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The Development of Children's Knowledge of Self-Control Strategies

Harriet Nerlove Mischel and Walter Mischel
Child Development
Vol. 54, No. 3 (Jun., 1983), pp. 603-619
Published by: Wiley on behalf of the Society for Research in Child Development
DOI: 10.2307/1130047
Stable URL: http://www.jstor.org/stable/1130047
Page Count: 17
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The Development of Children's Knowledge of Self-Control Strategies
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Abstract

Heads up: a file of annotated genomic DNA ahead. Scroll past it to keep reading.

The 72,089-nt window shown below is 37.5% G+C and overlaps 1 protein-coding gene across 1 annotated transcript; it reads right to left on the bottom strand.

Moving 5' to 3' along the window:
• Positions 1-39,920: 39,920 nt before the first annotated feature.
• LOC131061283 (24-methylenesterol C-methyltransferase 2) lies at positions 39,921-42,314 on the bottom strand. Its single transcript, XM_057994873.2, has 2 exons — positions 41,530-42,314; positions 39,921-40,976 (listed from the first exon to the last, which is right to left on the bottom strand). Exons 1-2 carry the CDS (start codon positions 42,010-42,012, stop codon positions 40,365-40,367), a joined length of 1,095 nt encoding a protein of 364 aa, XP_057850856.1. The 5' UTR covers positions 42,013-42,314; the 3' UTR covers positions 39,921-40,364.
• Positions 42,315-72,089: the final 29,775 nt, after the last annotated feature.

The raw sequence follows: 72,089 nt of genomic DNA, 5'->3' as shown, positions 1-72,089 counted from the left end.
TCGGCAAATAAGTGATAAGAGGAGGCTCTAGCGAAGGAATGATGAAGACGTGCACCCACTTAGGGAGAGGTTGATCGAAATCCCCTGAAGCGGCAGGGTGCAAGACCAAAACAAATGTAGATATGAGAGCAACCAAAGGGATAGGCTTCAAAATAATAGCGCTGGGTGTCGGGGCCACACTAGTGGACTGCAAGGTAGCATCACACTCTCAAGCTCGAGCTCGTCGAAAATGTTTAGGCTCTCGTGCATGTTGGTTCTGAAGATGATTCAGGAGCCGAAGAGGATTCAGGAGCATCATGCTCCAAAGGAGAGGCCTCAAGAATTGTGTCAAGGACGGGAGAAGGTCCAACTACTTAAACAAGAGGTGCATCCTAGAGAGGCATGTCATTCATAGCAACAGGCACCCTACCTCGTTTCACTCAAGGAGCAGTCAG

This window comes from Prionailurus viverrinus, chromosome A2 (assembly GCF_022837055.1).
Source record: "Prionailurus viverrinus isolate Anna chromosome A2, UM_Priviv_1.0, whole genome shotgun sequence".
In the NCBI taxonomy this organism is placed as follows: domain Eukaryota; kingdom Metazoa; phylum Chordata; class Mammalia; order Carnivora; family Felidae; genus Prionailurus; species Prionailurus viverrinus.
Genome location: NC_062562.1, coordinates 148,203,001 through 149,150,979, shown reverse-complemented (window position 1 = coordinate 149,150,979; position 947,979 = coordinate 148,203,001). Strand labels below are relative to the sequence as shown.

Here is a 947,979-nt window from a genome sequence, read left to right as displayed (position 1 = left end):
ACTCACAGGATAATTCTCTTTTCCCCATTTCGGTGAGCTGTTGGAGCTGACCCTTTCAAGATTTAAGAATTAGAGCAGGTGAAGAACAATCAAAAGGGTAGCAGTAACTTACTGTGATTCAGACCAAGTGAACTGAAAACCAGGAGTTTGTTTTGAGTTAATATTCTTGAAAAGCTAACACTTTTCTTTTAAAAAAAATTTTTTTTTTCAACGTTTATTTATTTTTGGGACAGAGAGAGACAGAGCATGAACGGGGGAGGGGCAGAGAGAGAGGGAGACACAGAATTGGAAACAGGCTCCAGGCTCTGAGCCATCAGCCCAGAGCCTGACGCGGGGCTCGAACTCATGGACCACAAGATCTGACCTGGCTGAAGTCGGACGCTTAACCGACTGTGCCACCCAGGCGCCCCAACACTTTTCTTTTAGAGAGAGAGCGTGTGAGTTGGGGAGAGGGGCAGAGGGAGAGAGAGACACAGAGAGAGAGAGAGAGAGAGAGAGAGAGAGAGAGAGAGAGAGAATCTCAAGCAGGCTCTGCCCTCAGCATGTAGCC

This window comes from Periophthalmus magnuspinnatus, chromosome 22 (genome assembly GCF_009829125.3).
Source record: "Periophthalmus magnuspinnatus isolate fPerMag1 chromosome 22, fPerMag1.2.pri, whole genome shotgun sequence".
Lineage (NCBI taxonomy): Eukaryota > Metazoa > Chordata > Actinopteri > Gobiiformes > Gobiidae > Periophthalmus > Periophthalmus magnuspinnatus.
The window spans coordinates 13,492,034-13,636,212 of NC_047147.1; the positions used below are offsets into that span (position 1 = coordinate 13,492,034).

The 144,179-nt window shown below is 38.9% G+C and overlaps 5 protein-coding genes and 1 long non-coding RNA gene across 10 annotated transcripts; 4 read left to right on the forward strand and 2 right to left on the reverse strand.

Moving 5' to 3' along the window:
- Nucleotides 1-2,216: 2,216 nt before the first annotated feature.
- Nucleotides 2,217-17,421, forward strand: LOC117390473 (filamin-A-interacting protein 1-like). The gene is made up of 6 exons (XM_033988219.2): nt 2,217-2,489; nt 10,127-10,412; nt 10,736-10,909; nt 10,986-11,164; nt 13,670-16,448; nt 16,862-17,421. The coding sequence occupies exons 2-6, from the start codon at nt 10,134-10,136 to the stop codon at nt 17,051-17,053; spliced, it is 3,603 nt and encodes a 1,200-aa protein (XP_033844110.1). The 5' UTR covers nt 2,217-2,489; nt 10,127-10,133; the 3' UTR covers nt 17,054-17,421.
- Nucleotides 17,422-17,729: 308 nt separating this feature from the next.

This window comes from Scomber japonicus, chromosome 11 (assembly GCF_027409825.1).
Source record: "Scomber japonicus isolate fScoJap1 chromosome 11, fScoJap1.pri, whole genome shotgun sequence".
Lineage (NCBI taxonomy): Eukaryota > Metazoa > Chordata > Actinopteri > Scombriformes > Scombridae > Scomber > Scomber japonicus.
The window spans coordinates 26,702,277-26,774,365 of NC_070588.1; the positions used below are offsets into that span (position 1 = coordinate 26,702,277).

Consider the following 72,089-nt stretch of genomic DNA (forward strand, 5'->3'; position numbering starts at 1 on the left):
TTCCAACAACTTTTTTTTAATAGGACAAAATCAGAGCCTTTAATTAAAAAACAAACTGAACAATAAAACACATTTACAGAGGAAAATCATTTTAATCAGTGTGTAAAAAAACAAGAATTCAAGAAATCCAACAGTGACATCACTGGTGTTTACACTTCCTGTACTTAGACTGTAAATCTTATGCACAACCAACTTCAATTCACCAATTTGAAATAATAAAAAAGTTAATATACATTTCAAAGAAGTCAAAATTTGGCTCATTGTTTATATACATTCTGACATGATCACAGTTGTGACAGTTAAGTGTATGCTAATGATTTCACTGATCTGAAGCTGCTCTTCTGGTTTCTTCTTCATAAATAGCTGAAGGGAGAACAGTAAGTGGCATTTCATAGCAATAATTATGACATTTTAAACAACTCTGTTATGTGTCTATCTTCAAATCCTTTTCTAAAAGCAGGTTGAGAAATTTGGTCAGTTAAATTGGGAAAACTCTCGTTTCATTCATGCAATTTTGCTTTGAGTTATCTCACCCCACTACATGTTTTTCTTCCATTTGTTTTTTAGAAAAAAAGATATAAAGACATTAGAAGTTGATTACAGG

2 studies traced the development of metacognitions about self-control in children through grade 6. The results indicated that children begin to understand 2 basic rules for effective delay of gratification by about the end of their fifth year: cover rather than expose the rewards, and engage in task-oriented rather than in consummatory ideation while waiting. By grade 6, children significantly indicated that abstract ideation would help delay more than consummatory ideation. In the delay paradigm, young 4-year-olds seem to create self-defeating dilemmas for themselves by choosing (or even creating) a tempting environment without adequately anticipating that they will be unable to execute strategies to overcome the temptation. This preference for the delay-defeating strategy (exposing the rewards) waned toward the end of the fourth year and was replaced by a growing preference for the delay-facilitating strategy (covering the rewards). Theoretical reasons for this developmental course were discussed.

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